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Failure of Female Role Models Affects Beliefs about Women More Generally

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Role models are not superhuman, and they sometimes fail. Although we might accept their imperfections, we do not expect that other people will treat them the same.

Psychology News Roundup: ICYMI August 16, 2019

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Cabbage rolls, water bottles, and disappointment: See what you may have missed in the world of personality and social psychology in this week's ICYMI roundup.

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When Women Thrive in Male-Dominated Workplaces

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Women who work in traditional male fields can thrive when they are fully valued and respected by their organization and their male colleagues.

Masculinity: Toxic or Tenuous?

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Research on gender roles reveals a curious sense in which men are the “weaker sex.” Many men seem to live in a chronic state of insecurity about whether they are “real men.”

Michelle Obama is Taller than Barack Obama

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Why might a woman be told she did a “great job” at work yet be passed over for raises or a promotion? She may have been the victim of shifting standards.

Misperceptions of Masculinity & Femininity Drive Biased Estimates of Preferences for Household Distribution of Labor

A man dusts a high cabinet

In 1980, the wealthiest 10% of households owned 68% of the total US wealth. In 2007, the wealthiest 10% controlled 73% of the wealth. Similarly, in the 1970s, the average woman earned about 60% of what the average man would typically earn. Fortunately, the gender income gap has decreased since the 1970s, with women earning about 80% of that typically earned by men. Unfortunately, the gender income gap has hit a plateau that started in 2005 (Stanford Center On Poverty & Inequality, 2011).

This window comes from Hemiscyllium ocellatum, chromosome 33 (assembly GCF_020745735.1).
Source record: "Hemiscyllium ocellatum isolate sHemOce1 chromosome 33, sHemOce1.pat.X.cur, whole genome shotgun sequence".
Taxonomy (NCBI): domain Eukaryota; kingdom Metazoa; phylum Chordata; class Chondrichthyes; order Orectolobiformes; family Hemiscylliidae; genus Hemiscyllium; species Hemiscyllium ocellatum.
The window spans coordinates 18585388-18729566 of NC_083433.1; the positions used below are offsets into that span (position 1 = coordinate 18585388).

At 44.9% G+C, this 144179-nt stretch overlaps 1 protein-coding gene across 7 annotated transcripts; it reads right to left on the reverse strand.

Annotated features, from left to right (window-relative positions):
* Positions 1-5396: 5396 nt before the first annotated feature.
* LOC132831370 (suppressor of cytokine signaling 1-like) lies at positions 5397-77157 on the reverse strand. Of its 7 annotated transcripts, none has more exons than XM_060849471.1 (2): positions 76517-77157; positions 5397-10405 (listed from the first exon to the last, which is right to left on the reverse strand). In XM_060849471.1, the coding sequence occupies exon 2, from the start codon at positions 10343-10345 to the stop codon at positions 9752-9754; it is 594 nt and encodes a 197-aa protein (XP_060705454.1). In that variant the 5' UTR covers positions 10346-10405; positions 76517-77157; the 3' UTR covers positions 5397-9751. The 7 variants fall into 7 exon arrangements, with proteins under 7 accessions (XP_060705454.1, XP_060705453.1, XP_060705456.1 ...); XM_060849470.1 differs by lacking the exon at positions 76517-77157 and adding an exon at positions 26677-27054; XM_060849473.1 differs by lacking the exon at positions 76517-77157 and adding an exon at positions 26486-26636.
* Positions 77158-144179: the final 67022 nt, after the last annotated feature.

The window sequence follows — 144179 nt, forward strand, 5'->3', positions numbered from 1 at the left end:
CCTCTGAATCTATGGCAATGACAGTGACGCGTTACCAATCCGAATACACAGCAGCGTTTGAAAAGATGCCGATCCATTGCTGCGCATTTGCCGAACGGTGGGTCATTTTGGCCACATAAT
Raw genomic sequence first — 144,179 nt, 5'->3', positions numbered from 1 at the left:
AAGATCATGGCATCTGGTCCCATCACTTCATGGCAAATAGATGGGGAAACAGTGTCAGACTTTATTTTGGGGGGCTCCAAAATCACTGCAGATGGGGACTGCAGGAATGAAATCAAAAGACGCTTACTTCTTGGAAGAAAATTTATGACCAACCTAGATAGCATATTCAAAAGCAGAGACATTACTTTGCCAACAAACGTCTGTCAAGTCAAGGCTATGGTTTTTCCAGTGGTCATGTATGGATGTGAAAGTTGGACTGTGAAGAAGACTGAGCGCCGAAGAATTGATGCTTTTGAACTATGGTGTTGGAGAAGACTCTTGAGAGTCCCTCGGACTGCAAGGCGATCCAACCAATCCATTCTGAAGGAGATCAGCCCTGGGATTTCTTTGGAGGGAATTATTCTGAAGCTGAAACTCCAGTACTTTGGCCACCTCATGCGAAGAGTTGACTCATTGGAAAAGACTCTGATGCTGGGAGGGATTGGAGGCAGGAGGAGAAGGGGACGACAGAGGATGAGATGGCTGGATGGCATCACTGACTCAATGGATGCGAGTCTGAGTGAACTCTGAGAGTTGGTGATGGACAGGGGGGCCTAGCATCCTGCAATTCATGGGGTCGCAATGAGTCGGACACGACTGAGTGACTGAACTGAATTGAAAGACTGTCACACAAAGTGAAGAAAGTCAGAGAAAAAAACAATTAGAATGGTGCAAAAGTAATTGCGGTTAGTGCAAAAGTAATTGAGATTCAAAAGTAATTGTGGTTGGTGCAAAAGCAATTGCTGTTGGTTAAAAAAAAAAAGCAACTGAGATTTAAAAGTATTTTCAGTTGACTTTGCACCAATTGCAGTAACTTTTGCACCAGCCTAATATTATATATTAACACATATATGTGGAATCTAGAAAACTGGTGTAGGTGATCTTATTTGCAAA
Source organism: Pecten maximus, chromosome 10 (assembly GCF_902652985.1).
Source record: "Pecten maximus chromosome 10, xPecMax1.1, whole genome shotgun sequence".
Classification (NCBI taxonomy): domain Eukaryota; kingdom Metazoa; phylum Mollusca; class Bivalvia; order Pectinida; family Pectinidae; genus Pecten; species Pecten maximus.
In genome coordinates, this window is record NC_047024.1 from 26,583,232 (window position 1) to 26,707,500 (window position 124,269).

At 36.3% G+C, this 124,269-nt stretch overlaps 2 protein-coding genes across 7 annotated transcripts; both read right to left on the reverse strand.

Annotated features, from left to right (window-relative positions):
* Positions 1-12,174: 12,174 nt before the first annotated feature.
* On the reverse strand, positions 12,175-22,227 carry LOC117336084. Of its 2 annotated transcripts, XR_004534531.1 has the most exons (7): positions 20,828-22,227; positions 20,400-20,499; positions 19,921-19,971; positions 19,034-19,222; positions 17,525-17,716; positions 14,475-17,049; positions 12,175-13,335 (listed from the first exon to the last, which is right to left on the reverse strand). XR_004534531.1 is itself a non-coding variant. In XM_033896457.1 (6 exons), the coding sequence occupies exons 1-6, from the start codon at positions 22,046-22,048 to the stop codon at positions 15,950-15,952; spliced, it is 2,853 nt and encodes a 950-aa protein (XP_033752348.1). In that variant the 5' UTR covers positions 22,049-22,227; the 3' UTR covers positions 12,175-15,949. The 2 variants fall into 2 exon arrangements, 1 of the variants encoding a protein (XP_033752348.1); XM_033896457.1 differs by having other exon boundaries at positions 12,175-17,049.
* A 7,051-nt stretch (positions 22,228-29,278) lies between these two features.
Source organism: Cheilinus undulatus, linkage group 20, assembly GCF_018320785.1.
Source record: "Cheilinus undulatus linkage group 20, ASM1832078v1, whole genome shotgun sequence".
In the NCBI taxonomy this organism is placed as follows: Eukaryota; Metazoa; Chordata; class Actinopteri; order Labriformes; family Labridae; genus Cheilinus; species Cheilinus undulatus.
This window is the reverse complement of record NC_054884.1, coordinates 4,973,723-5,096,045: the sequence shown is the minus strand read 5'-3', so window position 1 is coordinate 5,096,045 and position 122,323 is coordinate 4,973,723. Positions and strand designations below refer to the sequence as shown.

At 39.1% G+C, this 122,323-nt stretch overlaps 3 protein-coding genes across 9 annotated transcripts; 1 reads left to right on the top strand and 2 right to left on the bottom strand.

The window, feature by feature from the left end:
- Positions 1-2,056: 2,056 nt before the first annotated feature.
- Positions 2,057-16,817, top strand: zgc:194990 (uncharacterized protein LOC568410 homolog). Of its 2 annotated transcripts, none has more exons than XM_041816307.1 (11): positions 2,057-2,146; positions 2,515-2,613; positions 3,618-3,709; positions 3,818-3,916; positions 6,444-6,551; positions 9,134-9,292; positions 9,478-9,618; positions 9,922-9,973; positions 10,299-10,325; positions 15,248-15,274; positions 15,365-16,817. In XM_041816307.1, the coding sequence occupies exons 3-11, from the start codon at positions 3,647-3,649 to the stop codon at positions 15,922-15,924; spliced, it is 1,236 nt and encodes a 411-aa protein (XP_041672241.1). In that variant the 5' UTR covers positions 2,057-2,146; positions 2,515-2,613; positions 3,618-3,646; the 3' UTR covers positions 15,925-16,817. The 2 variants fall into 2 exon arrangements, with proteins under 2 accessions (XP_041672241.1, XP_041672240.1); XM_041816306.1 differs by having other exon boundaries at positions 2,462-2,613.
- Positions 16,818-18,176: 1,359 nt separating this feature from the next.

Gender Diversity Alone Is Not Enough

Image of a business man and business woman interviewing a woman at a table

Today, women are more likely to hold positions of power than they were decades ago. However, female leaders tend to be put under a microscope, facing more scrutiny than their male counterparts.

For example, Marissa Mayer, the CEO of Yahoo, was blamed for the many missteps in the company. As a young woman and a CEO, her social role as a woman and as a CEO may have been in conflict.

This conflict is not unique to Mayer, or even CEOs. Women in positions of power are assumed to immediately help other women come to power—but is that assumption true?

Alice Eagly: An Impressive Legacy

Image of Alice Eagly visiting at her Legacy Award lunch

“Okay, so that’s our world,” said Alice Eagly, The Society for Personality and Social Psychology (SPSP) 2018 Annual Convention Legacy honoree, as she explained the broad differences in the division of labor across men and women that persist to this day. Eagly is perhaps best known for her work on how gender stereotypes emerge from the social roles men and women adopt. As Eagly explained, we learn about men and women from how labor is divided.

In The Blink of an Eye: People Perceive Sex Ratio and Threat of Group in Less Than a Second

In almost as quickly as it takes to blink an eye, we make assumptions about a group of people. New research from UCLA (University of California, Los Angeles) shows people perceive the sex ratio of a group, and decide if the group is threatening or not, in half a second. The perceptions of the number of men in the group are accurate, according to the research.

Nicholas Alt (UCLA), Brianna Mae Goodale (UCLA), David J Lick (New York University) and Kerri Johnson (UCLA) conducted the research. The results appear in the journal Social Psychological and Personality Science.

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